And there was no exhilaration and no surprise… I knew going in that the Republicans were going to take Virginia’s governorship at the least. And they deserved to. As much as I personally liked and respected and Democratic candidate Creigh Deeds and had worked with him when I was a member of the Virginia School Boards Association and he was my representative, as much as I knew he was a native and a decent man and would do the right thing, I knew there was no way he was going to take the state. The reason was obvious: he had lost his integrity in the campaign. Not only did he fight dirty, but he did not support all the issues a good Democrat was expected to. He went for the middle and lost badly. No one I knew was excited by the candidacy at the end: we felt betrayed. At least Bob McDonnell, a hyper-conservative Republican did not stray from the message he had been preaching for years.

I do not however think that two Republican governorships spell doom and gloom for either the Democrats or President Obama in 2010 or 2012,–the Dems did, and after all, pick up two crucial House seats– I do think that this election spells out once again what is wrong with politics and politicians in our country.

None of it works. At all.

Campaign finance reform, which should be the first and foremost issue tackled and solved, is not even being seriously considered. Without that our pols are bought and sold like racehorses, or to use another metaphor borrowed from progressive talk show host Thom Hartmann, they should be required to wear their sponsors on their backs, like race car drivers and their cars. How can anyone expect a Congressman to make a decision based on rational thought when he is being handed money by special interests who have a vested interest in the outcome. They can’t.

In addition, although to expect Obama to have turned the entire country (and the world) around in less than a year is absurd, still he raised expectations so high that most of the country that supported him wanted that to happen anyway. They (we) are sorely disappointed. Some people who have turned against the President might not even realize that he is not some benign despot who can wave a magic wand and make things all better. Or kiss away our boo-boos like mommy did. While I was making phone calls last year I had a person ask me why the president couldn’t just go in and get things done. I took 20 minutes to explain the separation of powers to her: both the good and the bad elements. This was something she had no idea about and was quick to say she would tell her friends and families because they were wondering, too. If part of the population voted for Obama because they really wanted change and they really wanted it quickly, then no wonder they are heading off to vote for a Republican or sitting home and not voting at all.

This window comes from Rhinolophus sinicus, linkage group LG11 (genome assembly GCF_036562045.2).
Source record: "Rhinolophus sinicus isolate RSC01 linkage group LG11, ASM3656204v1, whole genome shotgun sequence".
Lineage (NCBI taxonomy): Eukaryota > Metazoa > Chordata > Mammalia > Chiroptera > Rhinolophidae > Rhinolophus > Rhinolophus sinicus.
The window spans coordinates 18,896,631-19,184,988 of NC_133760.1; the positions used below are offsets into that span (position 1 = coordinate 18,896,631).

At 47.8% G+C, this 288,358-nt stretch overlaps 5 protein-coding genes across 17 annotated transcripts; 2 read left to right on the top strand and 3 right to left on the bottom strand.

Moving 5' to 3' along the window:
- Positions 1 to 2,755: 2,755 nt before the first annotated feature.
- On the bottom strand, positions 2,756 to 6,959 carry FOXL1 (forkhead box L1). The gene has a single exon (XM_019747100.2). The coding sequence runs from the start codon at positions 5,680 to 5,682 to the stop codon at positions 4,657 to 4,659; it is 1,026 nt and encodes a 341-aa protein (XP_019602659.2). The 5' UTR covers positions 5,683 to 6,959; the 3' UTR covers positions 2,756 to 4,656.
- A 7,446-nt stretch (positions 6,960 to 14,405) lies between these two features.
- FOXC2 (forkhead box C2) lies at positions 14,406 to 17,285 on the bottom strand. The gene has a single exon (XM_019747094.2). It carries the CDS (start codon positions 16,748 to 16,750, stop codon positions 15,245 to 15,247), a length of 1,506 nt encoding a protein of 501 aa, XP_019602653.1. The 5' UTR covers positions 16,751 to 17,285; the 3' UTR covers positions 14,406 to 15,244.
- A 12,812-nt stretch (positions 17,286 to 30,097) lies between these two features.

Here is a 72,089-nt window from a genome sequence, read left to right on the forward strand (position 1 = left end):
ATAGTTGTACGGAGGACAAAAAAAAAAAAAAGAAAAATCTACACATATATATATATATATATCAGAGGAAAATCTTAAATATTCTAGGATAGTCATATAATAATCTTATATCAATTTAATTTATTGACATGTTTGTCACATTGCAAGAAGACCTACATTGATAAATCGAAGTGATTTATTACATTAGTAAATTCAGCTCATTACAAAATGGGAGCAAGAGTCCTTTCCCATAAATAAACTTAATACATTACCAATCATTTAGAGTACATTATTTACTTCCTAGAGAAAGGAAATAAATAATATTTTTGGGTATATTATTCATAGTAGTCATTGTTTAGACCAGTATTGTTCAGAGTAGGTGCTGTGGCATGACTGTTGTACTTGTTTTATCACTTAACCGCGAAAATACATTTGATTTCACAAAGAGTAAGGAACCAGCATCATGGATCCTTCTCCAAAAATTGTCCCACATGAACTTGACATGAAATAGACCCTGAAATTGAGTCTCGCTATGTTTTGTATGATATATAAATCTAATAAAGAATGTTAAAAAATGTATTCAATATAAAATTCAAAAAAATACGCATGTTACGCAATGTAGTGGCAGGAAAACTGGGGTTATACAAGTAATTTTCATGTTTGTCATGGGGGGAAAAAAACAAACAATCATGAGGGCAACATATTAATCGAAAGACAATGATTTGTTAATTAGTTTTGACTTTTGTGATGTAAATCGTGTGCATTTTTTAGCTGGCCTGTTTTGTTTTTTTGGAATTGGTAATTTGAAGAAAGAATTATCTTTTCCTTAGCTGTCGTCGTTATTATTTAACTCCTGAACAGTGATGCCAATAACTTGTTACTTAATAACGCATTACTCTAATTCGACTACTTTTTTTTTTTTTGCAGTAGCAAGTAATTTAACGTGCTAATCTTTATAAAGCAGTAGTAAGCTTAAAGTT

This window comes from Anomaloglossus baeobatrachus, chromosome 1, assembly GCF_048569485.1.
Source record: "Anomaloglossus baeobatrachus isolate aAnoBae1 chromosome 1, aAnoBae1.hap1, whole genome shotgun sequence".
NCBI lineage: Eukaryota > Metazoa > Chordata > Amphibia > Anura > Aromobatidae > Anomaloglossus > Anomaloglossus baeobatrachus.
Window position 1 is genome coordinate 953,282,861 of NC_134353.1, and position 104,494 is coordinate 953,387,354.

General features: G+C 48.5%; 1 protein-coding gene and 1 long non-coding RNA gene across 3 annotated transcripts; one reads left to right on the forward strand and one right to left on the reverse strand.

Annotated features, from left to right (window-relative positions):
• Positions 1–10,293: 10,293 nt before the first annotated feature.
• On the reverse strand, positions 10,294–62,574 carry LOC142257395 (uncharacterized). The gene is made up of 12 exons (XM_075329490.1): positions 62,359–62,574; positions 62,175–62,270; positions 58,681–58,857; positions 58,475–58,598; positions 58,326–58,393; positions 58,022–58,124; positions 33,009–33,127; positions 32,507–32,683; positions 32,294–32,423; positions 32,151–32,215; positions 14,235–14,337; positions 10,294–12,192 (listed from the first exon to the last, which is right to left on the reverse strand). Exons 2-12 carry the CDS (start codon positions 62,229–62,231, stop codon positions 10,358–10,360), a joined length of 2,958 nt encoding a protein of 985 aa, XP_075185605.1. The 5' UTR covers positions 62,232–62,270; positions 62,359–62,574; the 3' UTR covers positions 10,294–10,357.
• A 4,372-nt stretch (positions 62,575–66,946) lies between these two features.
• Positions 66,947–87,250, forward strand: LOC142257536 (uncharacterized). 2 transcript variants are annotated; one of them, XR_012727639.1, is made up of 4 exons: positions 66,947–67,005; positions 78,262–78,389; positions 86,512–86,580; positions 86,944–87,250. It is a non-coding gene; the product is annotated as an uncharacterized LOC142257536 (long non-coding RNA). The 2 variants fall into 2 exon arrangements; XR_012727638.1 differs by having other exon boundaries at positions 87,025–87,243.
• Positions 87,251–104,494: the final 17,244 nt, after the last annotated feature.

Truth is: the thrill IS gone.

The man we voted for: that charismatic, intelligent, brilliant speaker, has turned into a man afraid to piss people off. A man who promised he would do what needed to be done no matter what, and then went after conciliation with people who had no desire to even shake his hand.

The media in general has whipped Obama’s whole failure to launch scenario into a frenzy and the right wing nutbags have finally gone completely berserk. As a result, too many people are influenced into thinking that what Obama wants to do is wrong. When most of it is right. If, that is, anything important gets done at all.